* * *

Do you ever struggle with the way your church “does church”? How do you handle it?

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21 comments:

Dianna said...

Thank you, Lisa, for this timely post...just thank you.

Love you!

ed cyzewski said...

Oh gosh Lisa, you've really hit on some great points here. I am soooo guilty of complaining about church. The thing God has been teaching my lately is to stop caring what other people think of me. I wonder whether I'm being judged for one thing or another, and it sure makes focusing on God tough! Alas, my background in fundamentalism has shown itself again!

Lisa notes... said...

Dianna,
You are welcome. I’m praying for my heart to find the positives when I don’t always see them as clearly as I see the negatives. I want more of a heart for Jesus. The heart OF Jesus. More of Him, less of me…

I’m so glad to hear your mom continues to improve. Praising God for his kind works!

Lisa notes... said...

Ed,
God is trying to teach me that same lesson too. It’s either a hard one to learn or else I am a slow learner. Probably both.

I so appreciate how your blog touches me on so many days about church issues. You often say exactly what I would like to, but I lack the words. Or the courage to speak it aloud so clearly. The blogosphere is definitely a place where we can gain encouragement to rethink how church can be “done” and to focus on God. Thanks for your part in that.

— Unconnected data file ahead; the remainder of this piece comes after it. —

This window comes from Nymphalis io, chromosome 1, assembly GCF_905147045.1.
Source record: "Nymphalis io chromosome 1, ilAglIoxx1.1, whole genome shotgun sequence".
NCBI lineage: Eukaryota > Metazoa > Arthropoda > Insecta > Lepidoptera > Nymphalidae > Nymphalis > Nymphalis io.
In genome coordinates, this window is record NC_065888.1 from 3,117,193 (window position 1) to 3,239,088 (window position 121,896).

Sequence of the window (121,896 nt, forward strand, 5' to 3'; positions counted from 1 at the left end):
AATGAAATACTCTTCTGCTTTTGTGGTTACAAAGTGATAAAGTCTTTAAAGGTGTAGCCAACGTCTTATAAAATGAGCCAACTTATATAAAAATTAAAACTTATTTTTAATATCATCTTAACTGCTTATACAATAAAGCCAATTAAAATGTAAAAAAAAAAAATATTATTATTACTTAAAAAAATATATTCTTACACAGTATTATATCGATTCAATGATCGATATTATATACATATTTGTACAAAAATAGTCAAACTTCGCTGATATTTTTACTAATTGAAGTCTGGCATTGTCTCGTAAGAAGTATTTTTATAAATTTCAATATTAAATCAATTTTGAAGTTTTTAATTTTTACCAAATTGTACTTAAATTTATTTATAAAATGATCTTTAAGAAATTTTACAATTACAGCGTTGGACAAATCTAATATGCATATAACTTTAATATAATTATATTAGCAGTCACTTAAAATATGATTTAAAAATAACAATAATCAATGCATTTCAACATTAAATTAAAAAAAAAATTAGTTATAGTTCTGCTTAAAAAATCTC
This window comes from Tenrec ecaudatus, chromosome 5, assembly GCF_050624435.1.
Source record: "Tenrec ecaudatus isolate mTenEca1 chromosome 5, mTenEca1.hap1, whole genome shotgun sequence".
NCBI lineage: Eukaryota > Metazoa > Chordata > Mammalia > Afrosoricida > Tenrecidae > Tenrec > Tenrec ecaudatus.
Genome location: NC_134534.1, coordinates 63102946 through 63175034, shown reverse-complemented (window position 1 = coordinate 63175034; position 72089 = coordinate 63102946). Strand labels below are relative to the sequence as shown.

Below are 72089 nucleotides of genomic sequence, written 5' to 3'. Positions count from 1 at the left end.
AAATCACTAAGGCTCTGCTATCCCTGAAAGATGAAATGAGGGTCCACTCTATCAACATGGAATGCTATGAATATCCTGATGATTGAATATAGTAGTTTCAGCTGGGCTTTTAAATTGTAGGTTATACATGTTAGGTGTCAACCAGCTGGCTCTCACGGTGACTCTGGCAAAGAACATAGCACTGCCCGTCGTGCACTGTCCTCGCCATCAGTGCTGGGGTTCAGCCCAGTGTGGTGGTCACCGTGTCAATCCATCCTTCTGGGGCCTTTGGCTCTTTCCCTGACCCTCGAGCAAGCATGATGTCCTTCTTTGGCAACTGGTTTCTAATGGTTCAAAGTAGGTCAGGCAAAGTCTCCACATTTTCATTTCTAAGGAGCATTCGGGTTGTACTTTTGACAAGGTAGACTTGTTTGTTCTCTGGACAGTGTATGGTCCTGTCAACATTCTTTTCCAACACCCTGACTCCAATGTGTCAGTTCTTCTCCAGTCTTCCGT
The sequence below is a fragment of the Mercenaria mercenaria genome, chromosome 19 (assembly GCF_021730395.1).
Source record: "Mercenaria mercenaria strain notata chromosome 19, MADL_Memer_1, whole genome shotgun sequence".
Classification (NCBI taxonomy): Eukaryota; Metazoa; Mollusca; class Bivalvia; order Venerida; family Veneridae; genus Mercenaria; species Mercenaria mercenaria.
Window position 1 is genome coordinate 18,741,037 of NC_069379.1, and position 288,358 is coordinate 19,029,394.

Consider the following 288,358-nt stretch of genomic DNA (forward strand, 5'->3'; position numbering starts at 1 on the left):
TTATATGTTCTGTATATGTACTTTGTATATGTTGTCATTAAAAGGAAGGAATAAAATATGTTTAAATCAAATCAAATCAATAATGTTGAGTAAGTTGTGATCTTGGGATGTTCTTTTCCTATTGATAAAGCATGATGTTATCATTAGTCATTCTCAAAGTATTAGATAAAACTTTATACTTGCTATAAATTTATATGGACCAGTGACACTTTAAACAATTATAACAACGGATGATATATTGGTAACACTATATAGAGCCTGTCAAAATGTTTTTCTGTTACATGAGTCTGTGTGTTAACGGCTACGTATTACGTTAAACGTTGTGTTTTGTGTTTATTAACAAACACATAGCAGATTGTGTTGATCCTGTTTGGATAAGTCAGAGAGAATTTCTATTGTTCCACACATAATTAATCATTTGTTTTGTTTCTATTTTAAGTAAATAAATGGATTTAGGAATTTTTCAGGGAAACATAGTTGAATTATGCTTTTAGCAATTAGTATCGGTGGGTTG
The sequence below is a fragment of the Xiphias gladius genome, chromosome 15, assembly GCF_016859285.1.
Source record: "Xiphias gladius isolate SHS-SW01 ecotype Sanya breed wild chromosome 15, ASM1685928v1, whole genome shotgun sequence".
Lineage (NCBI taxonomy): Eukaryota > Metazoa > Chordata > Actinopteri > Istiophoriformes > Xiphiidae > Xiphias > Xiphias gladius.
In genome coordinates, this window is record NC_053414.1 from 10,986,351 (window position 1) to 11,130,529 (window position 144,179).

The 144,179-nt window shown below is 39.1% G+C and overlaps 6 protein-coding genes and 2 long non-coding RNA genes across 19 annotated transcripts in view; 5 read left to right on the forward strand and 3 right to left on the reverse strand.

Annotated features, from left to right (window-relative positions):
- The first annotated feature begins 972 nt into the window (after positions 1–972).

Nikole Hahn said...

Our church created a very unusual setting...we have round tables set up wtih table clothes and a coffee bar next door. We have a thing called "table talk" where we discuss together at our table the topic for a few minutes. The tables force interaction from even the most reticence among us. It creates intimacy and fellowship just by the setting.

Lisa notes... said...

Nikole,
You can’t imagine how much I love that idea.

I’ve been serendipitously reading a little about lectio divina after getting a taste of how it can happen among individuals even in a group setting. It would work so well at tables like you mention.

Yes, the setting itself can be so important. We had a ladies class a couple summers ago where we sat around tables facing towards each other instead of in rows facing a teacher, and the setting itself helped me feel more involved as a community, not just as a “class of students.”

Jill said...

Funny thing....I've listened to others complain about church ~ some of the same complaints you list ~ and yet, when changes are made....they still aren't happy. I've always thought that it was perhaps for exactly the reason you've stated. I pray that more of us will learn to grow ~ and serve ~ through those white spaces surrounding the gathering....it really does make all the difference.